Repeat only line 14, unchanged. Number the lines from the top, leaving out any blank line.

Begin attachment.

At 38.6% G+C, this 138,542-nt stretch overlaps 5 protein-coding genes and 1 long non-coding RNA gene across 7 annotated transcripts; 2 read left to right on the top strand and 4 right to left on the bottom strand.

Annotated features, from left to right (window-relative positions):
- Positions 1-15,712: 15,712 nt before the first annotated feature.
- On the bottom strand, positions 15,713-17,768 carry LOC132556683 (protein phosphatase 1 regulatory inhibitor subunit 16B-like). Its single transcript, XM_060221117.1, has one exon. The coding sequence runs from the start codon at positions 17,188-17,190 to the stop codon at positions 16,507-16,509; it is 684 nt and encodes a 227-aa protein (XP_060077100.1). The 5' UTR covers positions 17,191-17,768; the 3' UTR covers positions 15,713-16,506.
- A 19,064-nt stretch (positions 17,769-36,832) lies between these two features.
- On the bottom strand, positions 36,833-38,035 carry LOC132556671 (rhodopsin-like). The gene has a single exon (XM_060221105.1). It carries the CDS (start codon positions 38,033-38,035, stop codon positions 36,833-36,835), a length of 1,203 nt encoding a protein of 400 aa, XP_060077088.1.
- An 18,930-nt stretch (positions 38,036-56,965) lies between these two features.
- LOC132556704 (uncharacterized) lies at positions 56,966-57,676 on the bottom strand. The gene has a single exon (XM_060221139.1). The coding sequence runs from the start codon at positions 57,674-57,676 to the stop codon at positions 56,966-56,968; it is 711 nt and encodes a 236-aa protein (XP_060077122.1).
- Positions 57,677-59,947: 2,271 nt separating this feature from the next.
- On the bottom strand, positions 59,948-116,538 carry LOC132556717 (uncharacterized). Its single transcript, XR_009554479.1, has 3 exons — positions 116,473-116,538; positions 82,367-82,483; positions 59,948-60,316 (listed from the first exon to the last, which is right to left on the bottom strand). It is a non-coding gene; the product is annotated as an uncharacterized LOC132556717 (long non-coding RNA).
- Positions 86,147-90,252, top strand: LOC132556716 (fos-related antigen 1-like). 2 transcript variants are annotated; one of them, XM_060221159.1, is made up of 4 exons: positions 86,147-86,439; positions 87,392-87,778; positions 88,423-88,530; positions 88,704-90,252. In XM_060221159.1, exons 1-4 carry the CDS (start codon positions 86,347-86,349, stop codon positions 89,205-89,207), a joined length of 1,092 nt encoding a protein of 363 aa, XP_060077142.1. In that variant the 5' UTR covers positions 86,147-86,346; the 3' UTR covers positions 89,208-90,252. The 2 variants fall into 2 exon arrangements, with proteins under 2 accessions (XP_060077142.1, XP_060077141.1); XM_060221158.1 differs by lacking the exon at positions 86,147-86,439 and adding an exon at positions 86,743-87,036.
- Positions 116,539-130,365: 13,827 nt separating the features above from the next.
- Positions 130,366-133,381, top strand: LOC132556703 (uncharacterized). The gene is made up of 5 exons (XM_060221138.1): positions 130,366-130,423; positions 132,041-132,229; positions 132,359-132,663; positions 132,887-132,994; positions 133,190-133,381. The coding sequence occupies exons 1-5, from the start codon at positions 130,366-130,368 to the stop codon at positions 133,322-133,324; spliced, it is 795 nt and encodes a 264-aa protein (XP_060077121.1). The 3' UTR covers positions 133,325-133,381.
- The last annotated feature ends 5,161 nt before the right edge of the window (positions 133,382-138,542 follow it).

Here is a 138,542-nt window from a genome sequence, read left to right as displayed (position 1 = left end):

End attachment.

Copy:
- The last annotated feature ends 5,161 nt before the right edge of the window (positions 133,382-138,542 follow it).